nixers
how many projects per repository? - Printable Version
+- nixers (https://nixers.net)
+-- Forum: Development & Graphics (https://nixers.net/Forum-Development-Graphics)
+--- Forum: Programming On Unix (https://nixers.net/Forum-Programming-On-Unix)
+--- Thread: how many projects per repository? (/Thread-how-many-projects-per-repository)


how many projects per repository? - freem - 22-02-2021

Hello.

I wanted to ask a question: what do you think about "mono-repos", aka: one repo for a bunch of projects.
One of the alternatives, which seems to me the more common solution, is to have one repo per project (say, "project-repo").
And the other alternative, which is also quite common, is to have projects divided into sub-projects: repos which depends on other repos, this mostly happens within big projects (say, "split-repo"?).

Personally, I've worked with mono-repos at work. It ended that, because of some peoples lack of skill, mono-repo was split, with repos depending on other repos (split-repo, since our codes had to work together anyway, and even shared code I wrote as libraries). Well, it was not really a sub-project division, but rather a per-dev division, since the unskilled one kept all his projects into a single repo (but at least could not pollute other's repos...).

I have also contributed to "project-repos", and am still contributing to some "split-repos", which are kind of "encouraged" by git's submodule (shitty) system.

My personal preference clearly goes to mono-repo, because it makes things easy as a dev: I have code I share between my projects. I put it in a subdirectory, each project have own directory. They even usually have their own branches (since I use git), that, when they have a changeset ready, gets rebased (so that I can keep a sane history) and then merged into master.
This makes things pretty easy from both my side (which I consider most important one, since I'm the one working on it) and on user's side which have to bother about less dependencies.
But, this approach also have disadvantages:
* it makes it hard to point others at a specific project, since everything is in the same repo,
* if a project grows too much, it can become quite heavy, which can become a problem depending on connnection,
* history is "polluted", as in, it will not only be the history of the single part you're interested in. I try to workaround that by using prefix in commits' title, and with git it can be solved by specifying the directory you want history of, but that's still not easy/practical,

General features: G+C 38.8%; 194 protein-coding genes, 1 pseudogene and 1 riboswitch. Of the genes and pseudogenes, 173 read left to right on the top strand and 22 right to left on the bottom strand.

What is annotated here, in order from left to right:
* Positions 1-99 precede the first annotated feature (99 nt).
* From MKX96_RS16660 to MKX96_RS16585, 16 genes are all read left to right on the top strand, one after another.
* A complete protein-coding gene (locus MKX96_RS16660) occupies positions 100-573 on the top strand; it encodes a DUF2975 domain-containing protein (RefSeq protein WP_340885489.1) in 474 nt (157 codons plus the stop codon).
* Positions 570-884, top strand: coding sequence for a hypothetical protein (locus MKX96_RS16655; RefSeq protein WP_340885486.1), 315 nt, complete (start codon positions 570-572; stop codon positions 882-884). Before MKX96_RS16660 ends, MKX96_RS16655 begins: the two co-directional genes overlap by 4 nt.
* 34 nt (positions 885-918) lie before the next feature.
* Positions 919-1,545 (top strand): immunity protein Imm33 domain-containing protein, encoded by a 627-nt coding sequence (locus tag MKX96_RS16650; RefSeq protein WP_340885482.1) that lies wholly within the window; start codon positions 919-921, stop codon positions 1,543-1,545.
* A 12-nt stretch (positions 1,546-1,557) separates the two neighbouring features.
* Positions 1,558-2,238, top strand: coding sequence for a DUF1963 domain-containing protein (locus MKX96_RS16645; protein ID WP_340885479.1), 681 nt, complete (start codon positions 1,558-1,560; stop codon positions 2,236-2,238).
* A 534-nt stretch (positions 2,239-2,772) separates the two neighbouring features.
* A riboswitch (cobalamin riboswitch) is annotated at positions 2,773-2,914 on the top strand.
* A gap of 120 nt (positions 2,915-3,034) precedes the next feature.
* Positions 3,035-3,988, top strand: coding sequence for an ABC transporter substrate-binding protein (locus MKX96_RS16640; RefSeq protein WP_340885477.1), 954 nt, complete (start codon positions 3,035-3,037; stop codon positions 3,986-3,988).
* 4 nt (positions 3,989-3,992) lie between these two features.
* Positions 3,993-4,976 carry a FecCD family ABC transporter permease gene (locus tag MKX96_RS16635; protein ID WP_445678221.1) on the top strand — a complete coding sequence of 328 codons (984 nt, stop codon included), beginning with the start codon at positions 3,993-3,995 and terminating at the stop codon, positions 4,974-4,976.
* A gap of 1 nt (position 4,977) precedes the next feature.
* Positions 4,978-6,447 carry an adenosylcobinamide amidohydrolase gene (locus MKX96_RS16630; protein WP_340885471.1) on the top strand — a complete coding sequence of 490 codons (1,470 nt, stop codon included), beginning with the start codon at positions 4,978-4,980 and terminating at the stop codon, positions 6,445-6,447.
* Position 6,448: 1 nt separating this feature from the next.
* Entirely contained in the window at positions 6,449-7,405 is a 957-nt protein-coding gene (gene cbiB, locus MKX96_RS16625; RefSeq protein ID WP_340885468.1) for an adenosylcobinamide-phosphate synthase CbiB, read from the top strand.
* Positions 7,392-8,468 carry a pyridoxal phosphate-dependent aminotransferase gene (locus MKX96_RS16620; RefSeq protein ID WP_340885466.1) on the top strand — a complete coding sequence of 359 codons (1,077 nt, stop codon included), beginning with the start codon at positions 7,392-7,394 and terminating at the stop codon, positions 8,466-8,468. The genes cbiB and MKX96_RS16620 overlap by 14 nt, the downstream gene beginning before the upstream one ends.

* it requires discipline, in order to keep things organized. In my case, I forbid myself to touch multiple project's source-code in a single commit. Note that I don't consider the build system as code, to the contrary, I think it makes a lot of sense to have build system considered a project in it's own.

The "project-repo" approach, which is probably the most common one, requires less discipline, but require more user's intervention, since it is then required to clone all required repositories.

Both of those approaches have a big issue, though. If the project have some sub-parts with heavy files, like a game, there are technical issues when you try to clone or update the repo: bandwidth requirements, even if you don't intend to work on graphical, audio, or gameplay parts (usually called assets, but a recent discussion made me think it's a bad idea to call those assets, because that implies that the engine is worth nothing. Programmers are worth nothing...).
This problems is solved by the "split-repo" approach, but this approach usually also introduces difficulties when someone tries to work with the whole project.

So, which approach do you use?
Why?
In all situations?


RE: how many projects per repository? - phillbush - 22-02-2021

I usually go with a set of related software and their dependencies in a single repository. Just because I find it easier to manage.
Those repositories fall into two categories:
  • A repo with one main program and a set of supporting smaller programs.
  • A repo with a set of equally small, but related and interdependent, programs;
If, in the first category, one small program grows sufficiently larger to steal the spotlight of the main program, I may consider breaking the repo in two.


RE: how many projects per repository? - venam - 23-02-2021

(22-02-2021, 10:12 PM)freem Wrote: I wanted to ask a question: what do you think about "mono-repos", aka: one repo for a bunch of projects.
One of the alternatives, which seems to me the more common solution, is to have one repo per project (say, "project-repo").
And the other alternative, which is also quite common, is to have projects divided into sub-projects: repos which depends on other repos, this mostly happens within big projects (say, "split-repo"?).

I think this concept is tied to the version control system in use. This idea of mono-repo or project-specific repo makes sense with git but not with subversion.

In subversion, for example, everything is under a certain path and you clone something on that path, that is not feasible with git as far as I know.
Code:
/projects
/projects/p1
/projects/p2
/projects/p1/sub1
/projects/p1/sub2
You could clone /projects entirely or only /projects/p1/sub1.

When it comes to git, some companies choose to put everything in a single repository, like Google, others don't. I personally prefer a git repo per project so that I don't have to clone everything.


RE: how many projects per repository? - jkl - 23-02-2021

(23-02-2021, 05:49 AM)venam Wrote: In subversion, for example, everything is under a certain path and you clone something on that path, that is not feasible with git as far as I know.

Correct. Only one of the many advantages of SVN.